In the past seven years, Panama's government has become increasingly welcoming towards foreigners, particularly those who have something to contribute to the country's economy in the form of investments or employment opportunities.
One can now honestly say that becoming a legal resident of Panama has never been easier. Whether you're coming with the hopes of opening a boutique hotel or surfing school, or whether you're just planning on working remotely and treating your family to a gap year spent experiencing life in another setting, Panama offers dozens of visa options tailored to suit a variety of situations.
The three options below offer the best benefits to applicants and are among the easiest to obtain.
The Nationals of Specific Countries (NSC) visa was recently introduced in order to attract much-needed skilled labor to accommodate Panama’s growing economy. Because this visa is designed to help bolster Panama's workforce, its applicants are required to show one of the following:
The NSC visa also requires a minimum deposit of $5,000 in a Panamanian bank (plus an additional $2,000 for each dependent). Also, as its name implies, applicants must hail from one of the following 47 countries “that maintain friendly, professional, economic, and investment relationships with the Republic of Panama”. This includes: Andorra, Argentina, Australia, Austria, Brazil, Belgium, Canada, Chile, Croatia, Cyprus, Czech Republic, Denmark, Estonia, France, Finland, Germany, Greece, Hong Kong, Hungary, Ireland, Israel, Japan, Latvia, Liechtenstein, Lithuania, Luxembourg, Norway, Malta, Monaco, Montenegro, Netherlands, New Zealand, Poland, Portugal, San Marino, Serbia, Singapore, Slovakia, South Africa, South Korea, Spain, Switzerland, Sweden, Taiwan, United Kingdom, United States, or Uruguay.
Also eligible are applicants’ dependent spouses, children under 18 (or between 18 and 25 if they’re students), dependent parents, and family members with disabilities.
One of the biggest perks of this visa is that, because the need for workers is great, Panama’s current administration is really cranking these visas out fast. And, what it offers is immediate permanent residency. No renewals. No waiting. Holders of this visa can also apply for citizenship after 5 years, something that isn’t possible with a lot of visas.
That’s why a lot of folks are calling this one the “fast track” visa. It’s great for young entrepreneurs who might not otherwise be able to afford to make such a move.
Don't be fooled by its name. Panama's Pensionado Visa is an option designed for expats of all ages, not just retirees. This visa comes complete with a neat little bundle of discounts on everything from hotels to health care.
However, because the government wants to be sure holders of this visa won't be taking jobs away from Panamanian citizens; it requires a steeper income requirement. Applicants must show proof of a monthly income of at least $1,000 (per couple) that's guaranteed for life from a source such as a pension or annuity.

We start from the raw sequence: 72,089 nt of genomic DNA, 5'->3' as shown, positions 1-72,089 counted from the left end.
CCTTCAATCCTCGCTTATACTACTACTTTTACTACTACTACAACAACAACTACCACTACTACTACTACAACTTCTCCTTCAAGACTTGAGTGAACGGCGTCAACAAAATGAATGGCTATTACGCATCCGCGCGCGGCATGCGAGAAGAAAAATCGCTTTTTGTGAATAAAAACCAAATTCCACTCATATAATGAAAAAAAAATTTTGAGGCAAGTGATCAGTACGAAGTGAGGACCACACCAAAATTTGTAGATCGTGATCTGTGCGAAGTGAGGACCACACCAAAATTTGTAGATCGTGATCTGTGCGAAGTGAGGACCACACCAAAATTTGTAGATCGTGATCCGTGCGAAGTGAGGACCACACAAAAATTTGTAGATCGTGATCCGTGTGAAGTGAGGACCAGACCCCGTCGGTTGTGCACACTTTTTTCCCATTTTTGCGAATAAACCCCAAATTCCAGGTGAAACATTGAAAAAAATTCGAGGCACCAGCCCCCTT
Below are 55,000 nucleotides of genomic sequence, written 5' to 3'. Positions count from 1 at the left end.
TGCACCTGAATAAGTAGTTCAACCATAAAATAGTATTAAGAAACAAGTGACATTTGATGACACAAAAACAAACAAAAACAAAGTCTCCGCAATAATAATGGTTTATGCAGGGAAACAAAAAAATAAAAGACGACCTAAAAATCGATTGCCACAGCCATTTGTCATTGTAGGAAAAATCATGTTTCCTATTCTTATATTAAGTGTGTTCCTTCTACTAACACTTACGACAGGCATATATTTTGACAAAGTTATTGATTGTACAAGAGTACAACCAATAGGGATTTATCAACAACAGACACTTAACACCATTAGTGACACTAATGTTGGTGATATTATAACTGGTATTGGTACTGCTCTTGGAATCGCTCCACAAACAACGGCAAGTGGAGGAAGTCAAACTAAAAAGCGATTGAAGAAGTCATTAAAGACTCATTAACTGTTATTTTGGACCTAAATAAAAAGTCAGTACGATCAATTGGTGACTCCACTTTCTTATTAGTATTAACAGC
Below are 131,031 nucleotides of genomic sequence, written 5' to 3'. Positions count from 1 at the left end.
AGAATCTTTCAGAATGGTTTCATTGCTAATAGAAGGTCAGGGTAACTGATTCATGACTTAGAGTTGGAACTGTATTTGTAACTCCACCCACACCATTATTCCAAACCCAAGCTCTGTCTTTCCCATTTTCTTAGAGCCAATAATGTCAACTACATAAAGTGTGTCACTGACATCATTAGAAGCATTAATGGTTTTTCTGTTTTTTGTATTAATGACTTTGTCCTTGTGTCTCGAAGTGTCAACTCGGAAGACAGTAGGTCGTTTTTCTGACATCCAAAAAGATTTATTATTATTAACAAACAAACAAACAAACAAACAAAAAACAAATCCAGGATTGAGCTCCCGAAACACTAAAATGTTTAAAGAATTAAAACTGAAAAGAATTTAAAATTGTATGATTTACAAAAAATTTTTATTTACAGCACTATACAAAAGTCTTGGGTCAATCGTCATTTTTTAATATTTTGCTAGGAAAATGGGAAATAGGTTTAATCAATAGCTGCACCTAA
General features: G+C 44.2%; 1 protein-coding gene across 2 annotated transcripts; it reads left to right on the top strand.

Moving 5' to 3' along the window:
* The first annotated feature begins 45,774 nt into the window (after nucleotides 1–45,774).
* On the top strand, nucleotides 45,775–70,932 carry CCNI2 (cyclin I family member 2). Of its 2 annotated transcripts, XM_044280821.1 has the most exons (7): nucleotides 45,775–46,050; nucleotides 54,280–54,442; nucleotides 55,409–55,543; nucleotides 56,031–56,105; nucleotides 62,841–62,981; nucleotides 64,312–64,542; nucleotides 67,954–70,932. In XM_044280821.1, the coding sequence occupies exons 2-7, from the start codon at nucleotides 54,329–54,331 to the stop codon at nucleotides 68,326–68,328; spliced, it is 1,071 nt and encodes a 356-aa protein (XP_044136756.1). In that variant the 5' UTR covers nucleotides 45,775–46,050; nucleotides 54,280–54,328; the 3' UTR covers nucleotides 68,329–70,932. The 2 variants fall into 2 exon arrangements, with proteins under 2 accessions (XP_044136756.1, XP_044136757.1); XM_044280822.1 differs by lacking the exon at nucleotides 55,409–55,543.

That burden is reduced to $750 per month if it accompanies a $100,000 minimum investment in Panamanian real estate. In addition, any dependent children require an additional $250 per month.
The benefits offered to those who hold a Pensionado visa include:
Holding this visa also allows expats to obtain a cedula, Panama’s national identification card. They can also apply for permanent residency, but not citizenship.
Not only are the requirements a little steeper with this visa, but it can also take a little longer to obtain (at least 6 months or more). It also demands a hefty amount of paperwork and may require you to continue to prove solvency at periodic intervals.
Another route many expats take is not to apply for any permanent visa at all. This is actually what many expats have been doing for years now, and it has worked out quite well. You see, U.S. citizens are automatically given a 6-month tourist visa upon entering Panama. And there’s no limit to the number of times you can be granted this visa.
While it probably isn't necessarily how the government intended this tourist visa to be used, there's absolutely nothing illegal about it. There's also a staggering number of expats who utilize this option. It's a great excuse to get out of the country for a few days and see some of the other fantastic sights Central America has to offer.
If you have the guaranteed income and are ready to enjoy a retirement lifestyle, go with the Pensionado visa. The benefits are worth it. If you have less of an initial investment and want to build a business or career in a place that better rewards your efforts, the Specific Countries visa is your ticket.
Then again, if you don’t mind some occasional travel, don’t get a visa at all. There are plenty of options, or non-options, available. Find the one that’s right for you.